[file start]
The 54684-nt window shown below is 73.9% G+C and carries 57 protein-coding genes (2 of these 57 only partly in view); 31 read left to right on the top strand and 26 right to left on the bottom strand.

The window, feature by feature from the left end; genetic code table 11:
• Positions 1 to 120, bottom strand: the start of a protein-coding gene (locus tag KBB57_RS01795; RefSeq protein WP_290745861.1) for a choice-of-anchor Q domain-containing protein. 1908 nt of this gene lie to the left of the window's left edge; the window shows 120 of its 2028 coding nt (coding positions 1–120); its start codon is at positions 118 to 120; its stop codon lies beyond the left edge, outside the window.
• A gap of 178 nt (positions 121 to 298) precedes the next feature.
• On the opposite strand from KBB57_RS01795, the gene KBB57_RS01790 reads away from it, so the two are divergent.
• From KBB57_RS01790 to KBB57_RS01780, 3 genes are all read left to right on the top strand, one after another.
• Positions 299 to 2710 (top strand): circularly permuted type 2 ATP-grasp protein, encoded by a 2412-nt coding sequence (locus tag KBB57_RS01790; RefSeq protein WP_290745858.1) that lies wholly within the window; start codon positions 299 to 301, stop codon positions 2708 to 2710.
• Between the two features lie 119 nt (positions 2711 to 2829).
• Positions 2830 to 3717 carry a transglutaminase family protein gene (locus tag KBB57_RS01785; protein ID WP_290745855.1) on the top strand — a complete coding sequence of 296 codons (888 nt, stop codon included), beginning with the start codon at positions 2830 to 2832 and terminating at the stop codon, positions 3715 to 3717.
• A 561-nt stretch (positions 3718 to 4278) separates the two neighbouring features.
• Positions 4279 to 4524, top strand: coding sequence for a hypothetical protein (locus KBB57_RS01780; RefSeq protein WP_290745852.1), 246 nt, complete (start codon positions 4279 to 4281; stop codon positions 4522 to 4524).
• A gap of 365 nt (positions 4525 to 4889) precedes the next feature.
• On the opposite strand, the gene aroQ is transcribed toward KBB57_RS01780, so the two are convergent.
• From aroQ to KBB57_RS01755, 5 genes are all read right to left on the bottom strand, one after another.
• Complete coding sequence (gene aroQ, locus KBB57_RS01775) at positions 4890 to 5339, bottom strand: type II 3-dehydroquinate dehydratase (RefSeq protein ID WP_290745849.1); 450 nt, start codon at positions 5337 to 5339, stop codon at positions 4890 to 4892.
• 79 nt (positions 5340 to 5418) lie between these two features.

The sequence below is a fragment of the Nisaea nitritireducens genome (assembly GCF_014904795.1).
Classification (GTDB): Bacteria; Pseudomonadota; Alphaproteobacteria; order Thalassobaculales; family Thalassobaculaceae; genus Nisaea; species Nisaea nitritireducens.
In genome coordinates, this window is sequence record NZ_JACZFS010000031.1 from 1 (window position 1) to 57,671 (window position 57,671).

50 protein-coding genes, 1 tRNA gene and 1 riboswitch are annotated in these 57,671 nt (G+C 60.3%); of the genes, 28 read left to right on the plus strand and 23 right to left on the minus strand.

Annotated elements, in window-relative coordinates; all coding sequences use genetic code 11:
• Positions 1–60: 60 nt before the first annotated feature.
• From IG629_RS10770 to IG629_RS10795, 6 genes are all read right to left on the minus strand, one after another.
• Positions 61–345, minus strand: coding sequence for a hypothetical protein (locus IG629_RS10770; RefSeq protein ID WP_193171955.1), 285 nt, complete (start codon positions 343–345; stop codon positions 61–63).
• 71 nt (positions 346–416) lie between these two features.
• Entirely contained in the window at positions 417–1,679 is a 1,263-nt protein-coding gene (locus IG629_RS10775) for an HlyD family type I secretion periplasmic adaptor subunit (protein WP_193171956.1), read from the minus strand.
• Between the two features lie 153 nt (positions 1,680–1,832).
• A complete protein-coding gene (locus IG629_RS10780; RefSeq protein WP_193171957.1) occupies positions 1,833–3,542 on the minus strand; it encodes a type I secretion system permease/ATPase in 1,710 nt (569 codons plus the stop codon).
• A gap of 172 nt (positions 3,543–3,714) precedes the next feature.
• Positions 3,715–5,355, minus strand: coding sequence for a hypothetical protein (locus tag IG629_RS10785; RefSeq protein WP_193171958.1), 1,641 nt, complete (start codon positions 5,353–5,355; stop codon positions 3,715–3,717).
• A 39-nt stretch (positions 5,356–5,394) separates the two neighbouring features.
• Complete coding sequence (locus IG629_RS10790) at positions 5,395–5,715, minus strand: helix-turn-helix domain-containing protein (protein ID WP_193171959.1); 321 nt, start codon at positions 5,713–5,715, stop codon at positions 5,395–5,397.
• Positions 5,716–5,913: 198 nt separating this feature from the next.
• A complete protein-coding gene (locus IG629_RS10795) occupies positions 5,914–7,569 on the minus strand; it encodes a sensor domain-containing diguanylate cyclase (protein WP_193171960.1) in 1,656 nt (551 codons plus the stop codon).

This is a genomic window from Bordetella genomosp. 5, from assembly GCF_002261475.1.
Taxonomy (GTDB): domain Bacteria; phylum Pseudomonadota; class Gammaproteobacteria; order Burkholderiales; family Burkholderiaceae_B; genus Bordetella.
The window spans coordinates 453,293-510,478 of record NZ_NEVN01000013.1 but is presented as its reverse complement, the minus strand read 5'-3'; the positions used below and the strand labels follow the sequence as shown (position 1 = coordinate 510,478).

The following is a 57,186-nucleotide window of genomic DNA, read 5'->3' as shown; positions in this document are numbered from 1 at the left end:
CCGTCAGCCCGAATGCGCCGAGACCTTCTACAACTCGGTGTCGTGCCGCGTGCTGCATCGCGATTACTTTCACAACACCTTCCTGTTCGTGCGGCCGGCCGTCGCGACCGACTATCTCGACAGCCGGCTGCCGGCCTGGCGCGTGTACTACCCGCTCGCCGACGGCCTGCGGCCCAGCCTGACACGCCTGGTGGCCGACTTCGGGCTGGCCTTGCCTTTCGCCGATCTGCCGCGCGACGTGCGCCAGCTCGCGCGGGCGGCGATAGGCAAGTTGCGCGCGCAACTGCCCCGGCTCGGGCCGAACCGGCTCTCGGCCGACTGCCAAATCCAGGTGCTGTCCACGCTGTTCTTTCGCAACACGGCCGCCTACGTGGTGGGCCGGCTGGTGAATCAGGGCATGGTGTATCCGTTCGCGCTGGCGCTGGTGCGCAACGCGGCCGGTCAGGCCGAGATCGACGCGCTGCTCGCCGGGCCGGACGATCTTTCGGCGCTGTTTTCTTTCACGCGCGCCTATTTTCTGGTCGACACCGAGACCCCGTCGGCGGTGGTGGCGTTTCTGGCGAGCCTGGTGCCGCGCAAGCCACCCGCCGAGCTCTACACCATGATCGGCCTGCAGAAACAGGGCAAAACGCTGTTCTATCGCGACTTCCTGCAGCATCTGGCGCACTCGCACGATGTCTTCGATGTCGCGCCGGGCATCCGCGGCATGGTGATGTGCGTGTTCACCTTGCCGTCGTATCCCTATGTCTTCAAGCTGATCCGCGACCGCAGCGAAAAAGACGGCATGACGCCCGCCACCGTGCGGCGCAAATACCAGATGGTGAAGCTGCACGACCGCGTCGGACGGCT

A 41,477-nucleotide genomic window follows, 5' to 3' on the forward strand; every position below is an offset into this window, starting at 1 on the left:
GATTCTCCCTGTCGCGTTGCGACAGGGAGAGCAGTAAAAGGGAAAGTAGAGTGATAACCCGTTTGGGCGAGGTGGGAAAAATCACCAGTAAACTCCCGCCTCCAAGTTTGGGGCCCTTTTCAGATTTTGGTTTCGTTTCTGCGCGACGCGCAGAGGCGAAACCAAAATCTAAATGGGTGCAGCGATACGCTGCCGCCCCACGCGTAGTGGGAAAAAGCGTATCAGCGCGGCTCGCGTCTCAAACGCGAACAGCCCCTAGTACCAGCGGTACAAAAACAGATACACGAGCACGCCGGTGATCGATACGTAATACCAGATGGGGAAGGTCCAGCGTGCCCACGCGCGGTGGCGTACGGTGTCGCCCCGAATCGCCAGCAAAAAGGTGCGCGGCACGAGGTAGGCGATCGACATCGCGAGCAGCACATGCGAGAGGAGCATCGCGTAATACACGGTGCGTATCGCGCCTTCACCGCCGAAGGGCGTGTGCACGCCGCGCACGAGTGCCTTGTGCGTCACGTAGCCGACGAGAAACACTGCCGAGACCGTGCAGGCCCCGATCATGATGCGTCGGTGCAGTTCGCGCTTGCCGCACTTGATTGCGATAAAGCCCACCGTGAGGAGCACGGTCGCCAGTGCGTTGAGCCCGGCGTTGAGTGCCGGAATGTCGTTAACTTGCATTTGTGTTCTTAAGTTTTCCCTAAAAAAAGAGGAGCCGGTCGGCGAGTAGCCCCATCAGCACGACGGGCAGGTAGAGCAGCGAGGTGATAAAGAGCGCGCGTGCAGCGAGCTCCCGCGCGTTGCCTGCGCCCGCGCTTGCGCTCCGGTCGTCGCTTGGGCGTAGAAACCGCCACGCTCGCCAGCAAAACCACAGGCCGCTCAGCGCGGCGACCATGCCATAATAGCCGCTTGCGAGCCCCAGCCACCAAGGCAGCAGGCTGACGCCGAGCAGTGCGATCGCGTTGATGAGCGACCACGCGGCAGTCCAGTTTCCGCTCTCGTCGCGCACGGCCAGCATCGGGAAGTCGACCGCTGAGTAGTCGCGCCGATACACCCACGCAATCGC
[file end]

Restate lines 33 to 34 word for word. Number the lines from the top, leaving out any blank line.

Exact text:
• Positions 5,716–5,913: 198 nt separating this feature from the next.
• A complete protein-coding gene (locus IG629_RS10795) occupies positions 5,914–7,569 on the minus strand; it encodes a sensor domain-containing diguanylate cyclase (protein WP_193171960.1) in 1,656 nt (551 codons plus the stop codon).